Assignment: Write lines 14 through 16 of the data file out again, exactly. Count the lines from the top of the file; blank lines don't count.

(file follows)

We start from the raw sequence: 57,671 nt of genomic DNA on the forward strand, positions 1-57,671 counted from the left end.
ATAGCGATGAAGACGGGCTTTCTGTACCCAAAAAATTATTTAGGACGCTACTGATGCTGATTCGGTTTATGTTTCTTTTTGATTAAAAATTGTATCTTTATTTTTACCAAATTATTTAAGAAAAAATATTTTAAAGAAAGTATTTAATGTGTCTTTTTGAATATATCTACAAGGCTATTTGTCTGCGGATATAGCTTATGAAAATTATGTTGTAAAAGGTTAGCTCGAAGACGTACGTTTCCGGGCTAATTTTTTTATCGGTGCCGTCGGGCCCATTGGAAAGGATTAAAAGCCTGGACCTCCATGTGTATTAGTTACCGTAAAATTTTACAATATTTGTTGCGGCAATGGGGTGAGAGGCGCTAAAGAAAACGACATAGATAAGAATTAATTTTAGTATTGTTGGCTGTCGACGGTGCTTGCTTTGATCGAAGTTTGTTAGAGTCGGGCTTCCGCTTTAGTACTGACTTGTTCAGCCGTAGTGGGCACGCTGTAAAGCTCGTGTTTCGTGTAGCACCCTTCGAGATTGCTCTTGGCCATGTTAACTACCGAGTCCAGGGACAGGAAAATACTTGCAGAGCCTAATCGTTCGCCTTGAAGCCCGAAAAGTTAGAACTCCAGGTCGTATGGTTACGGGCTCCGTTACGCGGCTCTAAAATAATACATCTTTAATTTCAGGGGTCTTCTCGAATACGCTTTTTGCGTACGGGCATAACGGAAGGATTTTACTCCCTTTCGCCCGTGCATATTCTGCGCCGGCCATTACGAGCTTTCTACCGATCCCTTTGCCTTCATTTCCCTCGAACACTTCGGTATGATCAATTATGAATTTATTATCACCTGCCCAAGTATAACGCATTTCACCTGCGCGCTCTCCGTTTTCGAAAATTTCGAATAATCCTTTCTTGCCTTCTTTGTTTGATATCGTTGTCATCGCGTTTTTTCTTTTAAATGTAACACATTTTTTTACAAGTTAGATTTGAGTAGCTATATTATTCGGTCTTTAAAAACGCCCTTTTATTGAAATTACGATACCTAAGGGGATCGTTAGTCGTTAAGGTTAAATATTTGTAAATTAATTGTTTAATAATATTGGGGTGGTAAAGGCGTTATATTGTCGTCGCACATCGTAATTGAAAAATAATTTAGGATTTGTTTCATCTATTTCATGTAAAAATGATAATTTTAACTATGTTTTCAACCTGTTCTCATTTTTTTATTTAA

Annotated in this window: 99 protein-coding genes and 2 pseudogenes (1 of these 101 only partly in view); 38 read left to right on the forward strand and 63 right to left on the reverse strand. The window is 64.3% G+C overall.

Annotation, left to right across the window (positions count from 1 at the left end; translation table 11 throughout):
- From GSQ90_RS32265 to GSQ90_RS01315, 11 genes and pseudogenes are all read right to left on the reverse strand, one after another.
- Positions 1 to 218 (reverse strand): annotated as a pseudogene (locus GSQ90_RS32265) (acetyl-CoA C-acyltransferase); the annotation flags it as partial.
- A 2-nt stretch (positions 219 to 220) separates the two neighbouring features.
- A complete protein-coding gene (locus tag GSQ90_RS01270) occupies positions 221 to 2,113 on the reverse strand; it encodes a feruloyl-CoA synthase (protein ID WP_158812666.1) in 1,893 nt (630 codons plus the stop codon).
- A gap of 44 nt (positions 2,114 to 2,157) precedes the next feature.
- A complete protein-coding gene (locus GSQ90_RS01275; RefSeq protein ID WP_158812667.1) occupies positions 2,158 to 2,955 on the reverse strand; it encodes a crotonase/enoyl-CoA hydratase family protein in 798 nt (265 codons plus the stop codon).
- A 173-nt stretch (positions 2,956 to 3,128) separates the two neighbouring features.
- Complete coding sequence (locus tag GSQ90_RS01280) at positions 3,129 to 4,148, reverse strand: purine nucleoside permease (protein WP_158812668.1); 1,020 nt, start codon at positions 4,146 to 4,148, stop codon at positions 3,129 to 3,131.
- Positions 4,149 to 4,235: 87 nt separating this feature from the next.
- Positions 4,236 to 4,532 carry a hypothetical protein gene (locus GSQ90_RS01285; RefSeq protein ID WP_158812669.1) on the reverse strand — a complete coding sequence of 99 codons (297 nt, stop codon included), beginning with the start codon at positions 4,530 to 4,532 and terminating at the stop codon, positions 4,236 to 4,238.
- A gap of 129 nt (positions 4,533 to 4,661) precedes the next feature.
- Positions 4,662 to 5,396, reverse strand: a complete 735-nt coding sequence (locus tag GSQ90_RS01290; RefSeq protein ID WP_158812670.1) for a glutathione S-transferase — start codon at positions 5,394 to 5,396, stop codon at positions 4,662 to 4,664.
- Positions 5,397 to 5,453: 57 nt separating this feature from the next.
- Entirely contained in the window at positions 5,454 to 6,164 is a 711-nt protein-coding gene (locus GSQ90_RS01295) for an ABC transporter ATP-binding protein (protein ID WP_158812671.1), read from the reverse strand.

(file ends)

- Positions 4,236 to 4,532 carry a hypothetical protein gene (locus GSQ90_RS01285; RefSeq protein ID WP_158812669.1) on the reverse strand — a complete coding sequence of 99 codons (297 nt, stop codon included), beginning with the start codon at positions 4,530 to 4,532 and terminating at the stop codon, positions 4,236 to 4,238.
- A gap of 129 nt (positions 4,533 to 4,661) precedes the next feature.
- Positions 4,662 to 5,396, reverse strand: a complete 735-nt coding sequence (locus tag GSQ90_RS01290; RefSeq protein ID WP_158812670.1) for a glutathione S-transferase — start codon at positions 5,394 to 5,396, stop codon at positions 4,662 to 4,664.